John F. Herrity, the outspoken Republican Fairfax County board chairman, has agreed to debate Audrey Moore, the equally outspoken Democratic county supervisor who has been daring Herrity to do so for six months.

However, the two durable Northern Virginia politicians, who disagree on a host of issues relating to development and growth, also disagree on what they will debate on Friday.

"They're both being pretty bullheaded about what they're going to talk about," acknowledged Tim Sayles, managing editor of The Springfield Independent and Burke Herald, who is arranging the debate for the Northern Virginia Press Club. "They're not going to listen to me anyway."

Moore, who opposes rapid growth in Fairfax County and believes that county policies unfairly favor developers, said the debate will be on the merits of growth. She said that Herrity, whom she first challenged to debate in early June, will be a formidable opponent.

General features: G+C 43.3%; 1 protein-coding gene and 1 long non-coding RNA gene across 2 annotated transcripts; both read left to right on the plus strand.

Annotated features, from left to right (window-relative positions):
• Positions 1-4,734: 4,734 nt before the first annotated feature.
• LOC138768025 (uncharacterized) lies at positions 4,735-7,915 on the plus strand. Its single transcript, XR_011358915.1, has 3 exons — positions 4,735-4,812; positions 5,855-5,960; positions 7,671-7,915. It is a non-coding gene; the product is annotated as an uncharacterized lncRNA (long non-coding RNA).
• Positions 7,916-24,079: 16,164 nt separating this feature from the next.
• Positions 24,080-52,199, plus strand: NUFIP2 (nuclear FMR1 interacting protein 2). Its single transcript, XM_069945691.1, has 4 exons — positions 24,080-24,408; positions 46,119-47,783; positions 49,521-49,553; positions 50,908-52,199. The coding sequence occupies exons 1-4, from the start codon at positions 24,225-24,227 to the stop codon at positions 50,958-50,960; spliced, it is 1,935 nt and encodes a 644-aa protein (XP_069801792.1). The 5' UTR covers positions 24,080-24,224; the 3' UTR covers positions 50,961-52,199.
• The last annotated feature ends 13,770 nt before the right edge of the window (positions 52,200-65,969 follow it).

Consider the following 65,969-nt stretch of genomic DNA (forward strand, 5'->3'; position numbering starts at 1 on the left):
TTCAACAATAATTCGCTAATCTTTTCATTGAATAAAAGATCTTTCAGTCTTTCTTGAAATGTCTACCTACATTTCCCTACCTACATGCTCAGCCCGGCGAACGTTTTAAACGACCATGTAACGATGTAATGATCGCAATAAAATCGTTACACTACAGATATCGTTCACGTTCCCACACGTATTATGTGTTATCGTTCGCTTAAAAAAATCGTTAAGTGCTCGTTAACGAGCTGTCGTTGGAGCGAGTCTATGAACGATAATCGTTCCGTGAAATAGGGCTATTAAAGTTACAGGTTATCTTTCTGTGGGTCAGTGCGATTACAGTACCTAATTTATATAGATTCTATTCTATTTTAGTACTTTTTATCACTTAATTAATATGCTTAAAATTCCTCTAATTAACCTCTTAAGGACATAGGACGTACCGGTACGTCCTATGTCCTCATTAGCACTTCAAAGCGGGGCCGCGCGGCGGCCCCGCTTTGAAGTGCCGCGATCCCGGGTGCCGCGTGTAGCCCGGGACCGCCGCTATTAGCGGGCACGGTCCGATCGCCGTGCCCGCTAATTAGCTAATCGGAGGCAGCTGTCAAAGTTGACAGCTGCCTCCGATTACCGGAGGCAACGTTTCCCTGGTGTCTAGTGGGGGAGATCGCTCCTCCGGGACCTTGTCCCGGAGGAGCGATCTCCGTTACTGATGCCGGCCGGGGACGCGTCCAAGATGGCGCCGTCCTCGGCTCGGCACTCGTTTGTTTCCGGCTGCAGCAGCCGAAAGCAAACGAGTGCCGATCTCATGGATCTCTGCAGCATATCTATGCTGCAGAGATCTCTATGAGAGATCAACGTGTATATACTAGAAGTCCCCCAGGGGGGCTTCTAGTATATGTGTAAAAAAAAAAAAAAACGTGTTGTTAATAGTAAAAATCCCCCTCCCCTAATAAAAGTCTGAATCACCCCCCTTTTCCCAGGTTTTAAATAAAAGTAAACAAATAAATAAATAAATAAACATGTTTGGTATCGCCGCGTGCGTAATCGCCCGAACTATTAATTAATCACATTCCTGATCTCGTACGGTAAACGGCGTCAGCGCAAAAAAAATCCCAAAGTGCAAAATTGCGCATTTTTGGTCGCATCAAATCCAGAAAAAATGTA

"Obviously, I don't think he's got the right of the issue, but he's very good," Moore said. "From my point of view, he's been pulling the wool over people's eyes for ten years."

Herrity said the debate will concern the Springfield Bypass, a proposed 35-mile highway that would curve through the outer reaches of the county, and possibly the county's fiscal picture. He said that there is no point in discussing growth, especially during a recession.

"Talking about growth is like talking about the weather," Herrity said. "It's out there, and what can you do about it?"

The Republican board chairman said he was more interested in debating someone from the Greater Washington Research Center, which issued a report two weeks ago predicting budget deficits in Fairfax. Herrity called the report "dishonest and wrong."

But Philip M. Dearborn, the author of the study, said that he will be in New York on Friday, when the press club will meet at the Springfield Hilton.

Robert S. McNamara, former secretary of Defense and World Bank president, headed the task force that issued the report. "He's not going to be available either, I'm sure," Dearborn said.

"If those people don't have enough guts to come in and defend their study," Herrity said, "their credibility is going to be hanging out there."

Dearborn said that he plans to send a written response to Fairfax County's complaints about his study.